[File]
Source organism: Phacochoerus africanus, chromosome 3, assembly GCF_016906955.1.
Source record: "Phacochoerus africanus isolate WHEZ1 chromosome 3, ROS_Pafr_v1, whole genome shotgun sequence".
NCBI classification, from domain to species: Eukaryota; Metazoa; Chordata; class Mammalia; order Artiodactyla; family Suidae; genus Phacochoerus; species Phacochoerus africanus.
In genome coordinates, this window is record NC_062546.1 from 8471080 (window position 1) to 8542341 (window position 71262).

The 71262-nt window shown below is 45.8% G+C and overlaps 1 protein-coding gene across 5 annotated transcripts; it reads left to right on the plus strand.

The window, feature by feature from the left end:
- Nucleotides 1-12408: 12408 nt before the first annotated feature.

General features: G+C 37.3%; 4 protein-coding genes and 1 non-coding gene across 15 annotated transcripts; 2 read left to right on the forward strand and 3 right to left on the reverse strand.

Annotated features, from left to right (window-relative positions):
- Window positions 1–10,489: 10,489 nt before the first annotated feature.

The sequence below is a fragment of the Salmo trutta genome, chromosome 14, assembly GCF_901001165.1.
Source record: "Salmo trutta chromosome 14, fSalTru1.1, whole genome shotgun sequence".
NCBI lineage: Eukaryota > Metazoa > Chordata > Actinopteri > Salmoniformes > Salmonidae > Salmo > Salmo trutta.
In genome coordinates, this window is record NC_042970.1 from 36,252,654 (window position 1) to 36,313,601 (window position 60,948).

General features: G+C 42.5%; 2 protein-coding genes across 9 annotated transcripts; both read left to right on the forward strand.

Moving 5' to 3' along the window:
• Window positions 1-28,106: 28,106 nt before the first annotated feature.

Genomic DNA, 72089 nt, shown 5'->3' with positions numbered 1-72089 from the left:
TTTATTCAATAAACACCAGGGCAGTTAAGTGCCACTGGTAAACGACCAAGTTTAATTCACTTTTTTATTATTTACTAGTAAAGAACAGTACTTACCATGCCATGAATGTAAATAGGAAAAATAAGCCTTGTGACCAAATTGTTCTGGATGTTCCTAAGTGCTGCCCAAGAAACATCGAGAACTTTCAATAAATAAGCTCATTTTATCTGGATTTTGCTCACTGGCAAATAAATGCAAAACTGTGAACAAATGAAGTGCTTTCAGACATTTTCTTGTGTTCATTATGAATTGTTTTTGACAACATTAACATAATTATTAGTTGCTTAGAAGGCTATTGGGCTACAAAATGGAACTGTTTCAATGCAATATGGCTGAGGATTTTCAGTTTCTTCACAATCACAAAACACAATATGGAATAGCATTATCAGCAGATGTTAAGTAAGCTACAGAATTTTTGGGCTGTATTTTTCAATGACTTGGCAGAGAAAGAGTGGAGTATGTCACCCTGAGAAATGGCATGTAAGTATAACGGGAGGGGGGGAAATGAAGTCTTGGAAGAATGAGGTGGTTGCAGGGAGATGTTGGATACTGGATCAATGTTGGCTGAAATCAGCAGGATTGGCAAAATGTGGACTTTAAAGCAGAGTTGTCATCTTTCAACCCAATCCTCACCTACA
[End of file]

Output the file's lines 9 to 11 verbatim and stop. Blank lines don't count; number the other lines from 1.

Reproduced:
Annotated features, from left to right (window-relative positions):
- Window positions 1–10,489: 10,489 nt before the first annotated feature.

The sequence below is a fragment of the Salmo trutta genome, chromosome 14, assembly GCF_901001165.1.